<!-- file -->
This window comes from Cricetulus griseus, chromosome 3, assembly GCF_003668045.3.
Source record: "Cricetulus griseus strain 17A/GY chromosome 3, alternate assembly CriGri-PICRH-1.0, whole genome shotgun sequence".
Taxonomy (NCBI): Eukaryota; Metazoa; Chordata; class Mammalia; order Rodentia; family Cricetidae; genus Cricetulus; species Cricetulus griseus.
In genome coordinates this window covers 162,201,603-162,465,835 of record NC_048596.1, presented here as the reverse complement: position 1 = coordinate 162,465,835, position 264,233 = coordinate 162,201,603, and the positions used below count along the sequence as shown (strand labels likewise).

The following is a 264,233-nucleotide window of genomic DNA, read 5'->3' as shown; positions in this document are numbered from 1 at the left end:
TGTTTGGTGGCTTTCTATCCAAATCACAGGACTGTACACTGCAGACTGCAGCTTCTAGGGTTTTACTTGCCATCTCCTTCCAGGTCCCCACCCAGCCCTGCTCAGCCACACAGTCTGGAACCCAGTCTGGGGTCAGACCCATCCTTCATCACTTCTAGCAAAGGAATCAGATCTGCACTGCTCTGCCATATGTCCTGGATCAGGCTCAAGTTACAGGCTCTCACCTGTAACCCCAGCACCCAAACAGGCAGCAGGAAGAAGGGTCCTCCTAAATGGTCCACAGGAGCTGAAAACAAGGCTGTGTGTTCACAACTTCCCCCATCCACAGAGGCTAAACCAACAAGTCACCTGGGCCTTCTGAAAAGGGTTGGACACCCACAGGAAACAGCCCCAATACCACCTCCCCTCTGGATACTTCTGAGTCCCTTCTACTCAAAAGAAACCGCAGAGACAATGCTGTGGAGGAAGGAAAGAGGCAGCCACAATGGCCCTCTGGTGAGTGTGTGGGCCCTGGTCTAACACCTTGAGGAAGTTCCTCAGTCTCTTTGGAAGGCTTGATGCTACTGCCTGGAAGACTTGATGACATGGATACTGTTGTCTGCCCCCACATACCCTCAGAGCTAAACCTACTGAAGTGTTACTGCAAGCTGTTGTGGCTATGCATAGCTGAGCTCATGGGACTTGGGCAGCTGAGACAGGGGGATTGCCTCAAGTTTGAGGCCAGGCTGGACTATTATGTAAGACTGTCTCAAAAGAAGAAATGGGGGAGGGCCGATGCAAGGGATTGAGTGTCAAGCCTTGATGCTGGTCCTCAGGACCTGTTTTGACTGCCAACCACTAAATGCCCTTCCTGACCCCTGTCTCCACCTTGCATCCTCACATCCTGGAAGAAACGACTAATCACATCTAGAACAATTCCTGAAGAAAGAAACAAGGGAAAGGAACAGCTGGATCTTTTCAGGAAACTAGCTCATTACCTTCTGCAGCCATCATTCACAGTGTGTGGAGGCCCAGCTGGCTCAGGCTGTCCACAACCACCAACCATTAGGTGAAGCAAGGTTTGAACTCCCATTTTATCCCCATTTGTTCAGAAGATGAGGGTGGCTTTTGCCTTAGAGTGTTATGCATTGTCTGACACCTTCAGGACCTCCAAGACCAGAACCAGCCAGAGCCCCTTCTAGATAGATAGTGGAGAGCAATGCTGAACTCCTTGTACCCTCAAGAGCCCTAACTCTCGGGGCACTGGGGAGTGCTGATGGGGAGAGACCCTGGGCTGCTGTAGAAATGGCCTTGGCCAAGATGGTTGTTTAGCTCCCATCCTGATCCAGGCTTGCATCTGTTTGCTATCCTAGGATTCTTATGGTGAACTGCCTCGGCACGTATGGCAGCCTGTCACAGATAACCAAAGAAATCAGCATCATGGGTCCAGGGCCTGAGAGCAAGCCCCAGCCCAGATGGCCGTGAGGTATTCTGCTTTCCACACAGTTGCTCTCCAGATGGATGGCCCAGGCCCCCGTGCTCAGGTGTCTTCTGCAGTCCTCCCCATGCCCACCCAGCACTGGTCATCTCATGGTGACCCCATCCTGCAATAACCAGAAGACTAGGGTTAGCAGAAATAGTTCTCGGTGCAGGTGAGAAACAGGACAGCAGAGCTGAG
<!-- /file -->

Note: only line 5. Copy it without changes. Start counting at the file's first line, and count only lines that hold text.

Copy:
The following is a 264,233-nucleotide window of genomic DNA, read 5'->3' as shown; positions in this document are numbered from 1 at the left end: